Prostate cancer is the leading cause of cancer for men in the United States followed by skin cancer. The American Cancer Society estimates that this year in the US, there will be approximately 248,530 new cases of prostate cancer and approximately 34,130 deaths. [1]

Conventional imaging modalities, such as computed tomography (CT), bone scintigraphy, and magnetic resonance imaging (MRI) are currently used for the initial staging and detection of prostate cancer recurrence, however, these methods are limited looking at morphological changes only and, particularly lesions that are less than 1 cm in size and in patients with low prostate-specific antigen (PSA) levels (<20 ng/mL).[2][3] Consequently, these modalities limit utility in staging pelvic lymph nodes, low sensitivity for metastatic disease, and limited accuracy for low PSA.

The need for a novel type of imaging
The drawbacks of these modalities highlight the need for a novel type of imaging that is both safe and effective. 68Ga PSMA-11 is a radioactive diagnostic agent indicated for use with positron emission tomography (PET) for the detection of prostate cancer around the body by identifying the biological marker, Prostate-specific membrane antigen (PSMA). PSMA despite the name is not actually limited to only prostate cancers, but it is highly overexpressed in 95% of prostate cancer cells. [4]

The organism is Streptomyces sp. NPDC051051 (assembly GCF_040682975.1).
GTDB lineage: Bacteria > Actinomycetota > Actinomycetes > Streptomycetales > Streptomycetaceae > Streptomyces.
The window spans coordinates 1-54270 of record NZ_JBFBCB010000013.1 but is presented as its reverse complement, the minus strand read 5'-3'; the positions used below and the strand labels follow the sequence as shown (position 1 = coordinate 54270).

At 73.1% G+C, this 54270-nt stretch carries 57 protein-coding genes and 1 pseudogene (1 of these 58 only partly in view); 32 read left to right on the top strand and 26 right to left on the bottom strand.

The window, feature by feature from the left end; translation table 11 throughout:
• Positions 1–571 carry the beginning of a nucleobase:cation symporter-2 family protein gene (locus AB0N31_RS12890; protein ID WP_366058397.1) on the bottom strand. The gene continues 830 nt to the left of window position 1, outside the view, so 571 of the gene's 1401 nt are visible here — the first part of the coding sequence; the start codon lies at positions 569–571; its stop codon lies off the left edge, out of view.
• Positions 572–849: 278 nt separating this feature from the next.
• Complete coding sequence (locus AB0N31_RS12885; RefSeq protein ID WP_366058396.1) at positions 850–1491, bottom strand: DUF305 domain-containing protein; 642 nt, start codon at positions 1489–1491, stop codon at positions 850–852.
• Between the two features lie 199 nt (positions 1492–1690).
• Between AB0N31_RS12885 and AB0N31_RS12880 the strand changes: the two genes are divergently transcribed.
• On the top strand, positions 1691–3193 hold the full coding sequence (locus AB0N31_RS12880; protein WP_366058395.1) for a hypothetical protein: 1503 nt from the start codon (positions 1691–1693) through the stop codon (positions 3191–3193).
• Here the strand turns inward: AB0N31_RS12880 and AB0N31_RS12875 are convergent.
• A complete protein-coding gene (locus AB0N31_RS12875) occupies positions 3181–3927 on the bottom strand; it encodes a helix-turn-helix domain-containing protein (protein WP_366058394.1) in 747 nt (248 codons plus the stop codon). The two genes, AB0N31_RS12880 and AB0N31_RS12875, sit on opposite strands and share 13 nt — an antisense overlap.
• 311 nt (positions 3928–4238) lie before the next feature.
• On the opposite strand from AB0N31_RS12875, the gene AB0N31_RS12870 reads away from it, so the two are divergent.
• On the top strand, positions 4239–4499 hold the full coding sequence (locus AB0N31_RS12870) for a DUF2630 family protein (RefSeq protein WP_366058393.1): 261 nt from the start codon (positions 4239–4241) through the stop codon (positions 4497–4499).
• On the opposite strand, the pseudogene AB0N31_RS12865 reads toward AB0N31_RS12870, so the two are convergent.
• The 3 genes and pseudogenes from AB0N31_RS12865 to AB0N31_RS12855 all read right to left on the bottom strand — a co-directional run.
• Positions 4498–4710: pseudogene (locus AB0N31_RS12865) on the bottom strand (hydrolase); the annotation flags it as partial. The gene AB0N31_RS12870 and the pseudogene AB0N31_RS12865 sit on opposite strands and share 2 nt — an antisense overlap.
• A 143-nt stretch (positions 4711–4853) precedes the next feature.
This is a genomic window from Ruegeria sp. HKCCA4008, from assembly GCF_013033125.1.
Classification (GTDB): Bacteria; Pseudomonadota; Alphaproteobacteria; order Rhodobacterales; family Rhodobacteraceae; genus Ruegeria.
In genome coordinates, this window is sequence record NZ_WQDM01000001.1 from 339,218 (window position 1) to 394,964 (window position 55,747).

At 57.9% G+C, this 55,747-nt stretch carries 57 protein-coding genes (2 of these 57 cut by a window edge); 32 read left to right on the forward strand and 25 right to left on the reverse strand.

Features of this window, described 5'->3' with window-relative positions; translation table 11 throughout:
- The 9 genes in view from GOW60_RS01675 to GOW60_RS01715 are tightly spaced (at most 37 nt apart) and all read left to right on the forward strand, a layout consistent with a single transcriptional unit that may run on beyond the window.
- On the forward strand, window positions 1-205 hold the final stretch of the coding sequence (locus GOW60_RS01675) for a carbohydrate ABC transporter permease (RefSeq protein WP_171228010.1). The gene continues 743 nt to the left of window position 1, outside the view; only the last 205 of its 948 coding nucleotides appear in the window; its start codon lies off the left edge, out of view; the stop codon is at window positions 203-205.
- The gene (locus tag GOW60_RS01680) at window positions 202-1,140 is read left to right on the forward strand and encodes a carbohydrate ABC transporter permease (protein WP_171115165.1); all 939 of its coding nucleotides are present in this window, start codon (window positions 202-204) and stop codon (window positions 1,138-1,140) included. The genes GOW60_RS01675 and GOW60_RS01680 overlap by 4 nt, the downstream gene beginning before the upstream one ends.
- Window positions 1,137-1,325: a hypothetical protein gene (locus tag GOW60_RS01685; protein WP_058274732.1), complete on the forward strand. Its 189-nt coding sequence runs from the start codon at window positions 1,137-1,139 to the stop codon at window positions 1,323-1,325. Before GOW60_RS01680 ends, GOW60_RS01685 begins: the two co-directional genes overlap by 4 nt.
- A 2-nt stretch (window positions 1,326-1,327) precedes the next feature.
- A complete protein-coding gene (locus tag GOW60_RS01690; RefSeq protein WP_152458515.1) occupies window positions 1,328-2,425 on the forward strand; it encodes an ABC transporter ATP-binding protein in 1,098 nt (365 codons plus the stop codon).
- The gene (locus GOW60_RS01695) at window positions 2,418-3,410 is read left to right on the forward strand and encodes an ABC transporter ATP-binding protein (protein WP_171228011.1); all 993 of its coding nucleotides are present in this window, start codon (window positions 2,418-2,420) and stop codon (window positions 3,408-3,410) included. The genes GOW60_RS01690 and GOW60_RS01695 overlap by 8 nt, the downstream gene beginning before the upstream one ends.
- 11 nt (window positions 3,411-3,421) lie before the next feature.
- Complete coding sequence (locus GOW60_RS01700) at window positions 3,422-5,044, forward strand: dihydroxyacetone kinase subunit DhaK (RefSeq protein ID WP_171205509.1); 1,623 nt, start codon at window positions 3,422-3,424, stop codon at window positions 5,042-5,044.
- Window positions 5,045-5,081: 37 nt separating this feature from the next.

68Ga PSMA-11 is the first FDA-approved PSMA–targeted PET imaging agent, with institutional approvals granted to the University of California, Los Angeles, and the University of California, San Francisco. Telix Pharmaceuticals is awaiting an FDA decision for the commercial use of its investigational product Illuccix® (TLX591-CDx) a kit for the preparation of 68Ga PSMA-11 before year-end. Submissions for marketing authorization for Illuccix® are also under review in 16 other countries, including Australia, Canada, and Europe.

Clinical Studies